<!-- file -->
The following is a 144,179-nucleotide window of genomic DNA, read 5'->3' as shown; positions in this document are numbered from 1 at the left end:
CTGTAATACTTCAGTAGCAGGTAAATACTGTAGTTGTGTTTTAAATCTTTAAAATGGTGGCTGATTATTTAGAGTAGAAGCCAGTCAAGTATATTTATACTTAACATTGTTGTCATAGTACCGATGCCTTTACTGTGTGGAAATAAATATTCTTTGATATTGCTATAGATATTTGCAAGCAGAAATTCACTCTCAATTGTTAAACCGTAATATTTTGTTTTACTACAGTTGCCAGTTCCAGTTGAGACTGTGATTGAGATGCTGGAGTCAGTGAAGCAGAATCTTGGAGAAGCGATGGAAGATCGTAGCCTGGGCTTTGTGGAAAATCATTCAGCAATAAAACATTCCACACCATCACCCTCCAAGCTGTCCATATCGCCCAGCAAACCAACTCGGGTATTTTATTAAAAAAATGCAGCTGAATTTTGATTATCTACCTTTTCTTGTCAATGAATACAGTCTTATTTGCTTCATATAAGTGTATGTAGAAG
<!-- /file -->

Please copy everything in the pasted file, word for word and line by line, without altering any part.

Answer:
The following is a 144,179-nucleotide window of genomic DNA, read 5'->3' as shown; positions in this document are numbered from 1 at the left end:
CTGTAATACTTCAGTAGCAGGTAAATACTGTAGTTGTGTTTTAAATCTTTAAAATGGTGGCTGATTATTTAGAGTAGAAGCCAGTCAAGTATATTTATACTTAACATTGTTGTCATAGTACCGATGCCTTTACTGTGTGGAAATAAATATTCTTTGATATTGCTATAGATATTTGCAAGCAGAAATTCACTCTCAATTGTTAAACCGTAATATTTTGTTTTACTACAGTTGCCAGTTCCAGTTGAGACTGTGATTGAGATGCTGGAGTCAGTGAAGCAGAATCTTGGAGAAGCGATGGAAGATCGTAGCCTGGGCTTTGTGGAAAATCATTCAGCAATAAAACATTCCACACCATCACCCTCCAAGCTGTCCATATCGCCCAGCAAACCAACTCGGGTATTTTATTAAAAAAATGCAGCTGAATTTTGATTATCTACCTTTTCTTGTCAATGAATACAGTCTTATTTGCTTCATATAAGTGTATGTAGAAG